Somerset House; memorial tablet in Westminster Abbey; Boswell's Life of Johnson, ed. George Birkbeck Hill, D.C.L., v. 45, 124, 142.]
OUGHTRED, WILLIAM (1575–1660), mathematician, son of the Rev. Benjamin Oughtred, and descended from an ancient family of the same name in the north of England, was born at Eton on 5 March 1574-5, and educated at the college. On 1 Sept. 1592 he entered at King's College, Cambridge, and while still an undergraduate devoted his attention to mathematics and composed his 'Easy Method of Geometrical Dialling,' This work, on being circulated in manuscript, attracted the notice of some eminent mathematicians : and Sir Christopher Wren in 1647, when a fellow-commoner of Wadham College, Oxford, translated it into Latin ; but his translation was not published until 1648. In 1595 Oughtred was admitted a fellow of his college. About 1600 he conceived the invention of a projected horizontal instrument for delineating dials upon any kind of plane, and for working most questions which could be performed by the globe. An account of this invention was translated into English and published in 1633, together with his ' Circles of Proportion,' by William Foster, who had been one of his pupils (Ward, Gresham, Professors, p. 88).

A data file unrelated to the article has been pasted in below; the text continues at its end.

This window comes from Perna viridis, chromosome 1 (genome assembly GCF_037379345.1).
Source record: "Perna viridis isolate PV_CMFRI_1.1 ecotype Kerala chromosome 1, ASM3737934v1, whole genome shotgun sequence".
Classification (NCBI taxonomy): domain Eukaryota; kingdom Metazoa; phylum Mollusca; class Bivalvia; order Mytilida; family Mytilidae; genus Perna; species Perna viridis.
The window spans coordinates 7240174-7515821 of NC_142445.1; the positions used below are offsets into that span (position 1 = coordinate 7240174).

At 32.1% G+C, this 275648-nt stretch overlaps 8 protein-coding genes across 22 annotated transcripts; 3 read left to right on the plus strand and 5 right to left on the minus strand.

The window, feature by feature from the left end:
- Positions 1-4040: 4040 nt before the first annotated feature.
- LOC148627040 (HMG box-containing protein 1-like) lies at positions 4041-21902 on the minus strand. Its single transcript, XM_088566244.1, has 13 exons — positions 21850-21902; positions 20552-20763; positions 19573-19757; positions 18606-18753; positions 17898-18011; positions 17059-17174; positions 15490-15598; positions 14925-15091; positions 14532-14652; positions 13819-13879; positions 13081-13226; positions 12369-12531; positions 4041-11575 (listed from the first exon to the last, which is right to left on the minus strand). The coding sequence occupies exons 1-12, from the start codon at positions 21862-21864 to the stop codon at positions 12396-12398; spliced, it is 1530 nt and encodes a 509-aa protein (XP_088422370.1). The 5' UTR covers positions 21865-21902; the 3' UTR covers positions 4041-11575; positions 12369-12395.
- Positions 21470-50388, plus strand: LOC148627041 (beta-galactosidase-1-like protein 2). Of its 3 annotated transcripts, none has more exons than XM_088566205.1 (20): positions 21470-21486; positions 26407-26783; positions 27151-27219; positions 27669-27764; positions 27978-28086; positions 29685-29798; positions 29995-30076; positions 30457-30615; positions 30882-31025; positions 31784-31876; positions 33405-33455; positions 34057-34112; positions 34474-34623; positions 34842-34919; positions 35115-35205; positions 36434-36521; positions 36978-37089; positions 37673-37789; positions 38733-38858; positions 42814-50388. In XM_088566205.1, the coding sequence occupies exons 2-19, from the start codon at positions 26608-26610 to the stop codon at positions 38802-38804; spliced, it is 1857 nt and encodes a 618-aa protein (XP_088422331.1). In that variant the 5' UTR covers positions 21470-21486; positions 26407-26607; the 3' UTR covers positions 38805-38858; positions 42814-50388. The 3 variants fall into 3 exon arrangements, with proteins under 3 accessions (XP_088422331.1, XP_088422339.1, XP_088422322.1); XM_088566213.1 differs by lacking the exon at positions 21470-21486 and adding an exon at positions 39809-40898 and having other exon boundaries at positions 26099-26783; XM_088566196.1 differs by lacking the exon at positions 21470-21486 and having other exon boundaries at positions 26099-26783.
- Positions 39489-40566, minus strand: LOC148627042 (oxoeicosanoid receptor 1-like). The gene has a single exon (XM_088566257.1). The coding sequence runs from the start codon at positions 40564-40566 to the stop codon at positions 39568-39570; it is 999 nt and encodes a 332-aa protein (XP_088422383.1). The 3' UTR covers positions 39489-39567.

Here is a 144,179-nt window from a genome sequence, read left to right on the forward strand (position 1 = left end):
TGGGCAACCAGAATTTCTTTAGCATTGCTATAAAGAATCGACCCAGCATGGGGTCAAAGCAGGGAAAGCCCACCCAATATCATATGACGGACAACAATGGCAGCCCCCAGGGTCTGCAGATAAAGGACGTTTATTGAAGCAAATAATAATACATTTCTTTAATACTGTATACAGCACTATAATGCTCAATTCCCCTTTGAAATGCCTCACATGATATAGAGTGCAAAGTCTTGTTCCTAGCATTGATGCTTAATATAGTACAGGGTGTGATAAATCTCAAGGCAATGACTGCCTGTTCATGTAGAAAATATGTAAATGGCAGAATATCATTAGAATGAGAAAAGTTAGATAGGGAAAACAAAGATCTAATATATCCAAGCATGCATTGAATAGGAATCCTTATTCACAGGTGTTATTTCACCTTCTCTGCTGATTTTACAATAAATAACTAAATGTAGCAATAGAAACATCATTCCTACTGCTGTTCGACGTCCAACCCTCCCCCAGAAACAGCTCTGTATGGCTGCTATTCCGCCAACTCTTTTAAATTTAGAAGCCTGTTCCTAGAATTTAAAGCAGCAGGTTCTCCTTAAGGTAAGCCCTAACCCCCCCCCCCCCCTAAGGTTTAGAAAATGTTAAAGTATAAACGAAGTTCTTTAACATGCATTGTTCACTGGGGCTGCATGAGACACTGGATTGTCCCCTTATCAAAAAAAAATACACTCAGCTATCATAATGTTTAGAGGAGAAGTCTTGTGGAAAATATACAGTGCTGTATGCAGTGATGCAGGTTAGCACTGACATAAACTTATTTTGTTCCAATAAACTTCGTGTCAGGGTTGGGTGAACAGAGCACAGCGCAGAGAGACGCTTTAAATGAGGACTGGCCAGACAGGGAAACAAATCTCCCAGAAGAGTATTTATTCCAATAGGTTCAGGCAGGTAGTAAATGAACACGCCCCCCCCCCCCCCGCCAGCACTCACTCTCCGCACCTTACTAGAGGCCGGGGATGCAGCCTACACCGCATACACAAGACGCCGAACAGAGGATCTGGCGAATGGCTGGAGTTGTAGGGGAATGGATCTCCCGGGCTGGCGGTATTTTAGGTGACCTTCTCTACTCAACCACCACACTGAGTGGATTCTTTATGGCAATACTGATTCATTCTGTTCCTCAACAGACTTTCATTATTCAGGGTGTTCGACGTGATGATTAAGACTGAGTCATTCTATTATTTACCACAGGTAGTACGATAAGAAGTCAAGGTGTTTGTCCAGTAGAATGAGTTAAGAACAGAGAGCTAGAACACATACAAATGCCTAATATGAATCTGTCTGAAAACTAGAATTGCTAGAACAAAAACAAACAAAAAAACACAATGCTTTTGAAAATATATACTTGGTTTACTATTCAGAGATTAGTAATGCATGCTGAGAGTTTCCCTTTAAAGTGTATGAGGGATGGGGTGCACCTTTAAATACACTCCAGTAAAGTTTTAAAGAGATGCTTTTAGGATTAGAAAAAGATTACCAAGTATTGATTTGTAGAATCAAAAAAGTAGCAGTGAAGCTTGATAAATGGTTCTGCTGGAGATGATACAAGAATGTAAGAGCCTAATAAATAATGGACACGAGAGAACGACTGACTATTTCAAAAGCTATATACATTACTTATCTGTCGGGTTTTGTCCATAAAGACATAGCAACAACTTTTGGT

About 1603 he was ordained priest, and in 1605, on being presented to the living of Shalford in Surrey, quitted the university. Five years later he was presented to the rectory of Albury, near Guildford, in the same county, and here he appears to have been for the most part resident until his death. He occasionally visited London, although, according to his own statement, not oftener than once a year. 'As oft,' he says, 'as I was toiled with the labours of my own profession, I have allayed that tediousness by walking in the pleasant and more than Elysian fields of the diverse and various parts of human learning, and not of the mathematics only.' He also took pupils, and, according to Lloyd (Memoires, ed. 1668, p. 608), 'his house was full of young gentlemen that came from all parts to be instructed by him ; 'among these he names a son of Sir William Backhouse, Mr. Stokes, Dr. William Lloyd, and Mr. Arthur Haughton. For a time, too, he seems to have resided in the family of the Earl of Arundel as tutor to his second son, Henry Frederick Howard, afterwards third earl of Arundel [q. v.] During the first fourteen years of his incumbency the parish registers, with the entries in his beautiful clear hand, seem to have been regularly kept; but after that time only an occasional entry presents itself. About 1632 he seems to have been seeking pecuniary aid, and to have suffered from a consciousness of neglect (Rigaud, i. 16). According to Lloyd, he was frequently invited to reside in Italy, France, and Holland, and the list of his correspondents includes the names of the most eminent mathematicians of the time, by whom he was equally respected for his sobriety of judgment and modesty of disposition. The living was a good one; and Oughtred's known sympathy with the royalist party marked him out as an object of suspicion to the committee of sequestrations in 1645. Lilly says : 'Several inconsiderable articles were deposed and sworn against him, material enough to have sequestered him, but that, on his day of leaving, I applied myself to Sir Bulstrod Whitlock, and all my old friends, who in such numbers appeared in his behalf that, though the chairman and many other Presbyterian members were stiff against him, yet he was cleared by the major number' (Life and Times, ed. 1822, p. 136). It is probably in connection with this persecution that, writing in the same year, he describes himself as 'daunted and broken with these disastrous times' (Rigaud, i. 66). But, generally speaking, his life appears to have been spent peacefully in the conscientious discharge of the duties of his office, relieved by congenial studies and a not inconsiderable correspondence with learned friends. In 1618 he writes : ' I, being in London, went to see my honoured friend, Master Henry Briggs, who then brought me acquainted with Master Gunter [q.v.], with whom, falling into speech about his quadrant, I shewed him my horizontall instrument' ('Apologet. Epist.' in Ward's Lives, p. 78). In 1630 he was attacked by Richard Delamaine the elder [q. v.], and replied in a pamphlet entitled 'To the English gentrie . . . the just Apologie of W. Oughtred against the slanderous insinuations of Richard Delamain, in a pamphlet called "Grammelogia," ' 4to. The merits of the controversy may be gathered from the expressions of W. Robinson, who 'cannot but wonder at the indiscretion of R. D., who, being conscious to himself that he is but the pickpurse of another man's wit, would thus inconsiderably provoke and awake a sleeping lion' (Rigaud, i. 11). In 1631 appeared the 'Clavis Mathematics,' which Oughtred compiled while residing with the family of the Earl of Arundel. He was encouraged to publish the work by his friend, Sir Charles Cavendish, a younger brother of the Duke